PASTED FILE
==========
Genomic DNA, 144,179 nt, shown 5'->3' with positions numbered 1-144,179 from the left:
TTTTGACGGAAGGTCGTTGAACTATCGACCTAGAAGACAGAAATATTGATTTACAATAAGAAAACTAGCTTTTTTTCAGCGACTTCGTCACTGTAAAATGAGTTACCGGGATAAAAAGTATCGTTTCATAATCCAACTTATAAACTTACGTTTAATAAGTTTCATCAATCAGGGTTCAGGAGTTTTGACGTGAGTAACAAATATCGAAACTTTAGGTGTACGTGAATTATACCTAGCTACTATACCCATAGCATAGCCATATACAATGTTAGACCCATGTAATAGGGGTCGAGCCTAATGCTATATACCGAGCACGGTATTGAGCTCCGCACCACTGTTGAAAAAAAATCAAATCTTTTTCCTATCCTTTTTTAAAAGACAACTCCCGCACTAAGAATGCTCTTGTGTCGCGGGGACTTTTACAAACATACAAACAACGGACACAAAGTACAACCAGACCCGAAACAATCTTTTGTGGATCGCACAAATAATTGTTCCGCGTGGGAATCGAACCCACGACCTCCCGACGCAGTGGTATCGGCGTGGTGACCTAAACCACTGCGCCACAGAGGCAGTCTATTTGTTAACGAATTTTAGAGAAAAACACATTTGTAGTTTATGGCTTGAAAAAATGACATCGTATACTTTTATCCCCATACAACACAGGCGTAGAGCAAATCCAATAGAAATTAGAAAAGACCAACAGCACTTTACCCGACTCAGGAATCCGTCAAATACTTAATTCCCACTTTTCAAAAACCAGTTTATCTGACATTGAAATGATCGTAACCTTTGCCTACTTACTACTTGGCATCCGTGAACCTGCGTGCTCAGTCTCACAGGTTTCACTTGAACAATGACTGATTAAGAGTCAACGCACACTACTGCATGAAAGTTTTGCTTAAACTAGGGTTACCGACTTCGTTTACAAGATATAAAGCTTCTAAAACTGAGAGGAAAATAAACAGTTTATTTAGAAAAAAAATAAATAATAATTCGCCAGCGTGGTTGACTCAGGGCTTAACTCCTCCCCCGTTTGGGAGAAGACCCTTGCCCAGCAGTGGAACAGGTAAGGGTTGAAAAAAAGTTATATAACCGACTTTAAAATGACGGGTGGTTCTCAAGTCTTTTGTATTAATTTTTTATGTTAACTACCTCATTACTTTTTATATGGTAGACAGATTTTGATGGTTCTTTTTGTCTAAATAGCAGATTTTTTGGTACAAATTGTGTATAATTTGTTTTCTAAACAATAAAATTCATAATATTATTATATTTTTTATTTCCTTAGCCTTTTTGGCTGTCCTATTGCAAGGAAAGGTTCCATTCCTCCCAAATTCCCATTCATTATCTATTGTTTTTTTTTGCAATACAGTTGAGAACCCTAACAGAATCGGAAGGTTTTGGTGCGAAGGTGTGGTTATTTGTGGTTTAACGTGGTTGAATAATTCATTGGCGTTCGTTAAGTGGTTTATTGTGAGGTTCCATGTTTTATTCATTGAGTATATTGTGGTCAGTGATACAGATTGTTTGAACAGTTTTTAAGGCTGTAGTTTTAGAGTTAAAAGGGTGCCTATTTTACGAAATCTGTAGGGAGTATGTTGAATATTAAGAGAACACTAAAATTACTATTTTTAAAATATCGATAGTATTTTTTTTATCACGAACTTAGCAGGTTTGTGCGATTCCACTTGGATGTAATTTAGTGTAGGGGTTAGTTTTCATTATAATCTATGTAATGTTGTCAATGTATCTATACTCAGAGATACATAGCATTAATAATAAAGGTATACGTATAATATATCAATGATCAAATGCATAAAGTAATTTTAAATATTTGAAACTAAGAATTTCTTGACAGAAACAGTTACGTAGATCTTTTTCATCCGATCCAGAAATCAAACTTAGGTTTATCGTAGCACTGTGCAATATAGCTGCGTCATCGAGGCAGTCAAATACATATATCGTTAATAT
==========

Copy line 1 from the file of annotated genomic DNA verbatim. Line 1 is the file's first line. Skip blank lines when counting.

Genomic DNA, 144,179 nt, shown 5'->3' with positions numbered 1-144,179 from the left: